Analyst: AWS Could Lose Customers If Outages Continue3:17 PM EST Fri. Oct. 26, 2012
A cloud infrastructure analyst said Amazon Web Services (AWS) could begin to lose customers if service outages like the one that occurred Monday are repeated.
"Major vendors who run their entire businesses on AWS, such as Netflix, Foursquare, Pinterest and Salesforce.com’s Heroku platform were affected in the October 2012 outage," Jillian E. Mirandi, an analyst with Technology Business Research, wrote in report following Amazon's quarterly earnings report Thursday. "If major companies such as these continue to experience outages, they will be tempted to move services onto competing IaaS products.
"TBR believes that the market spotlight is on AWS when it comes to outages as it is the biggest IaaS vendor and supports well-known customers," she added.
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An outage in Amazon Web Services' Northern Virginia market Monday caused website outages throughout the day. The incident followed a similar occurrence on June 14 in the same market and one on April 21, 2011, also in the Northern Virginia data center.
Although Amazon mentioned AWS only briefly in its quarterly report and during its conference call with analysts, Mirandi estimated AWS' quarterly revenues grew 65 percent year-over-year to $451 million.
During the earnings call, Amazon Chief Financial Officer Tom Szkutak said the company planned to invest heavily in AWS, without giving details.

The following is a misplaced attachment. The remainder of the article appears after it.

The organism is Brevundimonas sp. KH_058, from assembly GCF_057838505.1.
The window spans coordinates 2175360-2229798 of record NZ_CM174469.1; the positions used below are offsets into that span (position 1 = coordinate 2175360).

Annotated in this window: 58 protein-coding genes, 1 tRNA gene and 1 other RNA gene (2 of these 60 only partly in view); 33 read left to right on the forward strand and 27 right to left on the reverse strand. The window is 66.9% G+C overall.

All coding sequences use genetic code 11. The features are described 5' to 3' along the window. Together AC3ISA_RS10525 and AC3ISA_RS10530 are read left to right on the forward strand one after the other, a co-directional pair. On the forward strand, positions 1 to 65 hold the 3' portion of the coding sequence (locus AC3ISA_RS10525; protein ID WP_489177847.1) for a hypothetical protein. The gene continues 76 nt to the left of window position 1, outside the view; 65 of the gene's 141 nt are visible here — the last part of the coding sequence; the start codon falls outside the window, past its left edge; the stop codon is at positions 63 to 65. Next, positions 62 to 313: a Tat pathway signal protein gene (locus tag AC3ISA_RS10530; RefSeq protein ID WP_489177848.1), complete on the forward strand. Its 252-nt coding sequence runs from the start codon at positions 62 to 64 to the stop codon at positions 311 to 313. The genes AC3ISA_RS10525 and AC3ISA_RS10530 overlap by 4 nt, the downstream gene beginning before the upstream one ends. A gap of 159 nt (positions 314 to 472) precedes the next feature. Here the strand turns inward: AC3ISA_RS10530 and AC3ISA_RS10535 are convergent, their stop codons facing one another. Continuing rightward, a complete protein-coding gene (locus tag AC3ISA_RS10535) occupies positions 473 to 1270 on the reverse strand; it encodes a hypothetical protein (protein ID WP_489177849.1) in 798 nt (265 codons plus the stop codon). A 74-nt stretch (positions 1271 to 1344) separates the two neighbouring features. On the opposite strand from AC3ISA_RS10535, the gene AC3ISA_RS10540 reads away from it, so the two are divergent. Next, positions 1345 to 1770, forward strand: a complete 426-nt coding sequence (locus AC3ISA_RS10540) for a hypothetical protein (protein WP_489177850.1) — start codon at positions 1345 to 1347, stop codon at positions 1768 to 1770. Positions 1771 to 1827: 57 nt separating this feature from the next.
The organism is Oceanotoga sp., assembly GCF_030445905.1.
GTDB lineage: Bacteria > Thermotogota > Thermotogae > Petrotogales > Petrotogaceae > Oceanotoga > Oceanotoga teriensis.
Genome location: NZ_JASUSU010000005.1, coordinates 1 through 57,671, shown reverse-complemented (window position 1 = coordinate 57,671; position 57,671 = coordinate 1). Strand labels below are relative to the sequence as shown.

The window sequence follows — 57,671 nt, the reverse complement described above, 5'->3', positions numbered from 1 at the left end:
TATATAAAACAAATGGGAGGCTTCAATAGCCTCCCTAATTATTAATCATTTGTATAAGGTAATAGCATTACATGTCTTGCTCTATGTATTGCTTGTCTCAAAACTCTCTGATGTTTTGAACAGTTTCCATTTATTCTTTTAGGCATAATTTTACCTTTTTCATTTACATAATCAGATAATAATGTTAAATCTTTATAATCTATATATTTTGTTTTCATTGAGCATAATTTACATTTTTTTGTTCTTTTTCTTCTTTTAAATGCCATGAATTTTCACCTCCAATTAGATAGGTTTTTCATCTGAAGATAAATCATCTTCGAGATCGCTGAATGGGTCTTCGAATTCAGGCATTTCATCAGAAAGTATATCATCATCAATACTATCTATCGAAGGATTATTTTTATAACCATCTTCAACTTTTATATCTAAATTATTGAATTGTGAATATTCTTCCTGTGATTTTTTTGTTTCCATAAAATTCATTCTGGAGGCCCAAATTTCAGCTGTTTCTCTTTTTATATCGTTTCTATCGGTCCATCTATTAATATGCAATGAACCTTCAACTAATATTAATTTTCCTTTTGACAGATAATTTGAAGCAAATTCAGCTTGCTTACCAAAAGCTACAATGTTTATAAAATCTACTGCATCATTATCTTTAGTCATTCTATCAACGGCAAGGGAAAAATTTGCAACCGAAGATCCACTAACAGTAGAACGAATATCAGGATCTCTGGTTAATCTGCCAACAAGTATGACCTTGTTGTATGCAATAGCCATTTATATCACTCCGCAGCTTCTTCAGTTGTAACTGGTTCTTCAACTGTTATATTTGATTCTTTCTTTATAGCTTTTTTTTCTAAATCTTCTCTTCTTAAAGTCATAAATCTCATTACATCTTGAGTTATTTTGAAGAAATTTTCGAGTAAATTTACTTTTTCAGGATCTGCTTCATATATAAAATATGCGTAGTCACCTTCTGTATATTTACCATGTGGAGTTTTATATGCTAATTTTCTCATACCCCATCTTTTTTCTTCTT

Mirandi said AWS continues to use price cutting as its chief weapon to maintain its market leadership position but said Google can challenge that approach.
"We maintain that if any vendor can compete with AWS on price, it is Google, as both companies have other large and successful business units to support profitability and revenue stability," Mirandi wrote. "TBR expects further price cuts from AWS in response to the emergence of Google Compute Engine as an IaaS rival, but we maintain that continued price battles are not sustainable."
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AWS will see the rate of new customers slowing as its faces continued competition from other cloud providers, including Verizon, Rackspace, IBM and HP, TBR's Mirandi wrote.
AWS is gaining traction in the public sector, as 300 government agencies are now using AWS GovCloud service, the Amazon's report said.
"Government organizations are turning to cloud-based infrastructure to improve efficiencies, increase visibility, cut costs and meet mandates for data center consolidation. AWS initially launched GovCloud in August 2011 (a month before Verizon launched its federal cloud portfolio) making both vendors early-to-market IaaS vendors in the government space," Mirandi wrote.
AWS has offered more features to its government service, on Oct. 10 announcing the addition of more memory, compliance-ready storage capabilities and increased regulatory integration.
In its quarterly report for the entire company, Amazon announced a loss of $274 million, with revenue of $13.81 billion, compared with a profit of $63 million, on $10.9 billion in revenue, in the same period a year ago.
Amazon could not be reached for comment Friday.
PUBLISHED OCT. 26, 2012